NAISDA cultural tutors residency

Comments Comments
Naisda students with Dujon Niue and Jeanette Fabila.
Naisda students with Dujon Niue and Jeanette Fabila.

NAISDA Dance College in NSW has begun its 2021 training year by welcoming cultural tutors Dujon Niue from Moa Island in the Torres Strait, and Jeanette Fabila and Stuart McMinn from Gawura Cultural Immersions NSW to teach and share their song, dance and cultural practice with the college’s new cohort of developing artists.

The week-long residency was facilitated by NAISDA Head of Cultural Practice Jo Clancy, Head of Dance Deon Hastie and Cultural Trainer Casey Natty. “NAISDA’s Cultural Residency Program offers a unique opportunity for our young Aboriginal and Torres Strait Islander students to build cultural knowledge and connection by learning first-hand from Elders and knowledge holders,” said Jo Clancy.

Now in his sixth year as a cultural tutor, Dujon Niue has come full circle in his NAISDA lifecycle, having studied at the college in the early 1980s before going on to become a founding member of AIDT - The Company. “NAISDA immerses students in a broad range of cultures, connecting with cultural tutors who come down to teach traditional songs and dances – for young students, this opens your mind, boosts your interest and deepens your understanding of yourself and others,” he explains. “I use my own song and dance compositions to share knowledge and culture with the next generation. That’s the real reason I create and why I’m here for the sixth time."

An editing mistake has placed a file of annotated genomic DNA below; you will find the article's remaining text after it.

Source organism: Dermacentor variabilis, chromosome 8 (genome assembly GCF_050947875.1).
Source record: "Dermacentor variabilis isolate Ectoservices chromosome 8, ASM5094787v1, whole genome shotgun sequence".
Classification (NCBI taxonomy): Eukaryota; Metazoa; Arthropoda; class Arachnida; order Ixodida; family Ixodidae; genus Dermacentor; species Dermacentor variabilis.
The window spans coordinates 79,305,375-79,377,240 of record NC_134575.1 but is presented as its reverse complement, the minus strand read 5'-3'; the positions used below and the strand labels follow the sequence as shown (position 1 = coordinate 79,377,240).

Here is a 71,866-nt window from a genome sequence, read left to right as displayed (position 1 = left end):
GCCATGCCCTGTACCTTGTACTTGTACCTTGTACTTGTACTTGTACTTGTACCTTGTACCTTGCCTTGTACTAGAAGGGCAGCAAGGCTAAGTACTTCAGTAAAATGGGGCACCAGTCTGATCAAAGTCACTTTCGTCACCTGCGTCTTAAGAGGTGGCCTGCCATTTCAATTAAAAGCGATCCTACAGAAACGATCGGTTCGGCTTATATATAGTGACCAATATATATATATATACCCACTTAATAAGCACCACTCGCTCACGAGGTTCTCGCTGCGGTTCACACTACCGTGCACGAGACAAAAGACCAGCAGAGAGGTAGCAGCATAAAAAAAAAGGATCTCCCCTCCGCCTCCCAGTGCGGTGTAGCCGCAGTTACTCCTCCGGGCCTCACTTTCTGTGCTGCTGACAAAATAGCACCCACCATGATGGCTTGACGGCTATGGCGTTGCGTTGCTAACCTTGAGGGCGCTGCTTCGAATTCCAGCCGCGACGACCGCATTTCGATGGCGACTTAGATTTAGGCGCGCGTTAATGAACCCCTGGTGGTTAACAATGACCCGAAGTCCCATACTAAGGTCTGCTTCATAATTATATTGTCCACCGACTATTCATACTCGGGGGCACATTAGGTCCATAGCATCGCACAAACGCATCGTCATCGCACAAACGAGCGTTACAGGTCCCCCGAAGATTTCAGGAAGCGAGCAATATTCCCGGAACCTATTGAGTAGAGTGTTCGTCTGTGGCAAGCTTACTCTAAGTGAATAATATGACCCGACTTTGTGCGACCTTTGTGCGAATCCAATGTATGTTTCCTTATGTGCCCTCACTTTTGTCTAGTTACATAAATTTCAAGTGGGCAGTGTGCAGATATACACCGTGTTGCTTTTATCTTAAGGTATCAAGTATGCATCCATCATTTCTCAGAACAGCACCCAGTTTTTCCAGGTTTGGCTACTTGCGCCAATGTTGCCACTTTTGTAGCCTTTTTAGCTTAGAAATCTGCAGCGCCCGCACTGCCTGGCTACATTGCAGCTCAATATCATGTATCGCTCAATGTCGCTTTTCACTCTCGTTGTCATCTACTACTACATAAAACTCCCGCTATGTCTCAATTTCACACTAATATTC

NAISDA’s long-standing Cultural Residency Program has been developed and delivered in close partnership with Aboriginal and Torres Strait Islander communities for over four decades. It is an integral part the college’s Songlines Philosophy of maintaining the integrity and longevity of cultural practice to be passed to the next generation of Aboriginal and Torres Strait Islander cultural and artistic leaders.

As part of the program, NAISDA students will travel to Moa later in the academic year to be welcomed by the community, gaining deeper insight by living with families and connecting with the country where the songs, dances and stories originate.  “You need to keep looking for your connection and really take that on,” Fabila explains. “Educate yourself, and then educate others. Dig deep to find out who you truly are through your culture – this will give you the strength to speak up about our Indigenous needs and the respect our cultures and peoples deserve,” she adds.

On Friday afternoon, NAISDA students shared their teachings and learnings from the onsite Cultural Residency with a small showing with Central Coast Elders, community members and organisations at Nhangara Barayi, NAISDA’s outdoor dancing ground and living learning space.

comments powered by Disqus